• Turkish bread (ideally not the Quality Baker brand – it’s very dense)
  • 1/2 small can of lemon-pepper tuna, drained
  • About 1/2 tbsp tapenade (recommend Genoese brand)
  • About 1tbsp basil pesto (recommend Genoese brand)
  • Half a tomato, thinly sliced
  • Small amount of grated mozzarella cheese
  • Handful of lettuce

Instructions

1. Turn on your oven’s griller (I think this is the broiler in US-speak)
2. Cut the bread into sandwich sized sections
3. Carefully slice the bread to separate the top and bottom
4. Lightly toast the outer sides of the bread (careful, it doesn’t take long)

5. Spread pesto on bottom piece of bread
6. Spread tapenade on the top piece

Spread that bread
7. Put the tomatoes on the bottom
8. Spread the tuna on top of the tomato
9. Put the cheese on top of the tapenade

10. Place back under the grill (again, it doesn’t take long)
11. Remove from the grill (to assist you with getting it just right, I carefully cooked the one in the picture one a little bit too much)


12. Put the lettuce on
13. Put the sandwich together and eat

Changing Tastes

I never used to like sushi, but yesterday I was sitting at work scoffing my prawn and avocado rolls and reflecting on how my tastes have changed over the years. (If anyone feels an urge to tell me that I’m using the term sushi incorrectly because blah, blah, blah – please don’t.)

I started making a list of foods I’ve learnt to like, and then I realised that the learning came in two clear phases. The first I started liking as a teen, the second happened after I reach adulthood.

The Teenage Years

* Mushrooms

* Asparagus

* Avocado

* Fish

* Mussels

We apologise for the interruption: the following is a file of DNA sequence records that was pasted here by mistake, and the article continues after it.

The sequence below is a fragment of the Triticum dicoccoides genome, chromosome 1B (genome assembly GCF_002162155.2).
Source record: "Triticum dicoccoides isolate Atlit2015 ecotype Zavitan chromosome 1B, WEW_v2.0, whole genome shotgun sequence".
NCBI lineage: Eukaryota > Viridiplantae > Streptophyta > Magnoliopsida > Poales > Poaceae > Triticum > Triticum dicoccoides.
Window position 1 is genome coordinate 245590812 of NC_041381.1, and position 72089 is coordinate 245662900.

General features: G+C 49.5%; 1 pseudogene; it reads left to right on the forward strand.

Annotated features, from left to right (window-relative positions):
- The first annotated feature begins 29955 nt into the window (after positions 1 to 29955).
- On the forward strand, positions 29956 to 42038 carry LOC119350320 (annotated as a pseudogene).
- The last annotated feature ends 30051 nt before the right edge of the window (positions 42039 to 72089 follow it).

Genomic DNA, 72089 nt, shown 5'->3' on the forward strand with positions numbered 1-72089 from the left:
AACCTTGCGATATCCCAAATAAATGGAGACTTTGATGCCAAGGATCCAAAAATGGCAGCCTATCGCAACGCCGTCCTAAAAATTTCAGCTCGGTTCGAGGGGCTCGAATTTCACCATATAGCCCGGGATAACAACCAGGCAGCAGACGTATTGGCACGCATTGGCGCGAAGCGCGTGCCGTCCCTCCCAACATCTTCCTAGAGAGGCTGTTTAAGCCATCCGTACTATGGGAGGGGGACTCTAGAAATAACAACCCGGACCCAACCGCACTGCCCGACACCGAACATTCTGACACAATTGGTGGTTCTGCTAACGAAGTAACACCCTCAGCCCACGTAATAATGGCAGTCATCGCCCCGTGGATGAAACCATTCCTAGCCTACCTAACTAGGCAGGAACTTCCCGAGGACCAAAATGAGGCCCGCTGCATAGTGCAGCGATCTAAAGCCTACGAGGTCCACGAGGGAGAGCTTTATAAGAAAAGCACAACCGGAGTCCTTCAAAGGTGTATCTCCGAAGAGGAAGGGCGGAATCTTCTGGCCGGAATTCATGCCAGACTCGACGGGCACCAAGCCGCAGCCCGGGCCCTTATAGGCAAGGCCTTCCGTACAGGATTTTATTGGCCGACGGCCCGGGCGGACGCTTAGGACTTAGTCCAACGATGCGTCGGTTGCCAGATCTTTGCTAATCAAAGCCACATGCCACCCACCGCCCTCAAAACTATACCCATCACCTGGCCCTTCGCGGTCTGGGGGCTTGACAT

* Chocolate mousse

I note that my parents thought it was a sad day when I started liking mushrooms and asparagus – it meant there was less for them!

The Gourmet Adult

* Sushi

* Prawns

* Olives

* Feta cheese

* Coffee

And then there’s the foods that other people love but I still just don’t get.

Ick! Still!

* Oysters

* Blue cheese (although I’m getting there)

* Coriander

I’m sure there’s a bunch I’ve missed. Anyone else finally seen the light on something?

~Thomas

The Living Room, Auckland.

The other night we went to Living Room on Ponsonby Road for dinner and it was really very nice. Kim’s salmon fillet served on bruschetta was interestingly flavoured with wood smoke. While the components of the dish didn’t integrate that well, working more as a piece of grilled salmon with a bruschetta chaser, it was still generally delicious. I ordered the seafood chowder which was generously laden with mussels, whitefish, squid and cockles.

Both of these dishes were from the cheaper ‘light meals’ menu but were more than sufficient to ensure that eating the sides we ordered was more of an indulgence than a necessity. I hate to think how large the mains were.

~Thomas

Wednesday Night Dinner Report.

Ok, I admit the menu was a slight repeat on a previous occasion, but the company was new! Thanks to Wendy and Jonathan for joining us for what will be the last of the Wellington Wednesday dinners. (Depending on how things work out we might be starting an Auckland chapter soon).

Guests: Wendy, Jonathan, indoor Yeti and outdoor Igor

Appetiser: antipasto with feta, chilli olives and dolmathes

Main: broccoli pasta with super-size garlic bread

Dessert: peach … soggy crumble with cream

Words: armadillo, wasabi, tumescent

Training: advice on dogs

Peach crumble-gunge made a good warming breakfast after taking the dog for his morning walk in the painfully cold southerly. I miss my tuque.

Other dinner parties this week: The Amateur Gourment cooks and presents the Big Pot of Food and a Dessert Theory of Dinner Parties. We’d probably alter that to “Snacky Things, A Big Pot of Food and a Dessert”.

Thomas.